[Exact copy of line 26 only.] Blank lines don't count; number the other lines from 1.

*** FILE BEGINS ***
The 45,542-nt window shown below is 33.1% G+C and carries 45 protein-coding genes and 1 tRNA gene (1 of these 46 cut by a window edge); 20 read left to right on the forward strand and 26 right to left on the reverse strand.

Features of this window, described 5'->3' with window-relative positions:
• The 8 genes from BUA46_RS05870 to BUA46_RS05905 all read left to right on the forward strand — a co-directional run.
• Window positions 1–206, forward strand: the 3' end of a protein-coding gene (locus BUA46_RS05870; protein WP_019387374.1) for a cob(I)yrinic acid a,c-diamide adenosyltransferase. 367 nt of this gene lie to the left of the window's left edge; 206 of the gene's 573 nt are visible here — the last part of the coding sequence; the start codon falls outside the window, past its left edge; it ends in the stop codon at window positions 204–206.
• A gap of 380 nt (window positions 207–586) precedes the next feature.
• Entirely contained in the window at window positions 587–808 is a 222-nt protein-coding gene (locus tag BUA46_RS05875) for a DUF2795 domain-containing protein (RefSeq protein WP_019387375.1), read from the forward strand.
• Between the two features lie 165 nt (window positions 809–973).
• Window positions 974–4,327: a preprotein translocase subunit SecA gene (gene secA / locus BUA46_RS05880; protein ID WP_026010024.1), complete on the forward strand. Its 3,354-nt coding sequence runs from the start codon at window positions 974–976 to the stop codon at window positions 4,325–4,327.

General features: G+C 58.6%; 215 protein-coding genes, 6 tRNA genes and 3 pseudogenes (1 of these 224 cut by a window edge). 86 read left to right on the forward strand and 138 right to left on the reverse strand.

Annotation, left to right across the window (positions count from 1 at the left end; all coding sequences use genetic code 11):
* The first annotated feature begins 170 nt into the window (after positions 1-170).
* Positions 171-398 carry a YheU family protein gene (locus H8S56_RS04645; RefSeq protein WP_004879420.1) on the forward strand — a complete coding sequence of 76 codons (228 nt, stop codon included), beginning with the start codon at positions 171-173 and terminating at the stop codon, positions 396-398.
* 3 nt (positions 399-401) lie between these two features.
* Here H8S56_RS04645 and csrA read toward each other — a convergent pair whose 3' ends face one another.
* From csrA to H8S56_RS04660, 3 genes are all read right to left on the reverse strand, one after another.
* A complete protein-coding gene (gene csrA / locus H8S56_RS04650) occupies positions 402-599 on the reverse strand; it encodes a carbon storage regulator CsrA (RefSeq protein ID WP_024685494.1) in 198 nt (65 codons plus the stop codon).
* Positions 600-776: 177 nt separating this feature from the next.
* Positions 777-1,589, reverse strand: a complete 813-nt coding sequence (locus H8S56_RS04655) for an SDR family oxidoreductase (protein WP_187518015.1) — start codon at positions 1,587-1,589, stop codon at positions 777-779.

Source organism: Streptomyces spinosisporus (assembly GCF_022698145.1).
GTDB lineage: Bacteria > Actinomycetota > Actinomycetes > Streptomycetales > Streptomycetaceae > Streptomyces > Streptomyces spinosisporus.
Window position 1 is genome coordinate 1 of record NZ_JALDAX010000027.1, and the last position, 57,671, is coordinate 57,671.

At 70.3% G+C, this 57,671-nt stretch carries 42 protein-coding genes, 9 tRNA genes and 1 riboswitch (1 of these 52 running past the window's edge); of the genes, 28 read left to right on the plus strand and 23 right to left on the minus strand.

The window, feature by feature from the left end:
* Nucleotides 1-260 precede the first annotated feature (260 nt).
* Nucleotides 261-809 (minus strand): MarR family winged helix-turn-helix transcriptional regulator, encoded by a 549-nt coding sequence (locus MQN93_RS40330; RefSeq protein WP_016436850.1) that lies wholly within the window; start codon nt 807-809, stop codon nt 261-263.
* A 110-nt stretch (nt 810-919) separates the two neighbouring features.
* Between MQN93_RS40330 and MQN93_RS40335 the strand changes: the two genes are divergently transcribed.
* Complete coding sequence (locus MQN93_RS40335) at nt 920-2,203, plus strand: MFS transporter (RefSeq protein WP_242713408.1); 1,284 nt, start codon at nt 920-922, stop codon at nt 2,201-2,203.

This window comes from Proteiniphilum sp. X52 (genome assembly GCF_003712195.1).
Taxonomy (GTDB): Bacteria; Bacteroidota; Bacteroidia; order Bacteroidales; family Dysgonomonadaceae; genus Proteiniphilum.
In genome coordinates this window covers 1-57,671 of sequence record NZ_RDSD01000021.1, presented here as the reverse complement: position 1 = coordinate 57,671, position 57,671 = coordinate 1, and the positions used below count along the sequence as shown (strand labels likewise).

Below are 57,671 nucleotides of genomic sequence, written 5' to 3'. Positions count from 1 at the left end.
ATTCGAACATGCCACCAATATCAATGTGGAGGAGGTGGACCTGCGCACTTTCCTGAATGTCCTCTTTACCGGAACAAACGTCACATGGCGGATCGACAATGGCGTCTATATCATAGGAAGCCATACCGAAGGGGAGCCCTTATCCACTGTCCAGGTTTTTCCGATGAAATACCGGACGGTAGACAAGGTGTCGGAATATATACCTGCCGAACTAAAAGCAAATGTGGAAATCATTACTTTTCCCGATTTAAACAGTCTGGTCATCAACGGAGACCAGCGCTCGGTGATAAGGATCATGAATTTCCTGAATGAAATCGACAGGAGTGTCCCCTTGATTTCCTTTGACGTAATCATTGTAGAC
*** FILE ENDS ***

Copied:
* A 110-nt stretch (nt 810-919) separates the two neighbouring features.